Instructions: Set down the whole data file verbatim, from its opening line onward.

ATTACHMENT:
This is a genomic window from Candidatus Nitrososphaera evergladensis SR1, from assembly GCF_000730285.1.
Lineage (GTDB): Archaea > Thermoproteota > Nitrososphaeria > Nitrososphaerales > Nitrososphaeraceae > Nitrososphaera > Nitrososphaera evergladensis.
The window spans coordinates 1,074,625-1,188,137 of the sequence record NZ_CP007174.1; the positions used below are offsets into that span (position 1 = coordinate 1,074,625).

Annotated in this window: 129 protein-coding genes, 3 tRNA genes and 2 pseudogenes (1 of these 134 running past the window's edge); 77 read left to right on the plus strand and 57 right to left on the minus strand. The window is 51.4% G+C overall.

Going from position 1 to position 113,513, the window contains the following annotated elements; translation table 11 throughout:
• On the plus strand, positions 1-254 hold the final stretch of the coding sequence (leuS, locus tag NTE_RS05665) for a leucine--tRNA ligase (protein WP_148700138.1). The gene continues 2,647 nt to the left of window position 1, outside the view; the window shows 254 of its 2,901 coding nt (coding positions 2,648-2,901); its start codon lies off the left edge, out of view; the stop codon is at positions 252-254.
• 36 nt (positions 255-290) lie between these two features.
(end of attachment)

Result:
This is a genomic window from Candidatus Nitrososphaera evergladensis SR1, from assembly GCF_000730285.1.
Lineage (GTDB): Archaea > Thermoproteota > Nitrososphaeria > Nitrososphaerales > Nitrososphaeraceae > Nitrososphaera > Nitrososphaera evergladensis.
The window spans coordinates 1,074,625-1,188,137 of the sequence record NZ_CP007174.1; the positions used below are offsets into that span (position 1 = coordinate 1,074,625).

Annotated in this window: 129 protein-coding genes, 3 tRNA genes and 2 pseudogenes (1 of these 134 running past the window's edge); 77 read left to right on the plus strand and 57 right to left on the minus strand. The window is 51.4% G+C overall.

Going from position 1 to position 113,513, the window contains the following annotated elements; translation table 11 throughout:
• On the plus strand, positions 1-254 hold the final stretch of the coding sequence (leuS, locus tag NTE_RS05665) for a leucine--tRNA ligase (protein WP_148700138.1). The gene continues 2,647 nt to the left of window position 1, outside the view; the window shows 254 of its 2,901 coding nt (coding positions 2,648-2,901); its start codon lies off the left edge, out of view; the stop codon is at positions 252-254.
• 36 nt (positions 255-290) lie between these two features.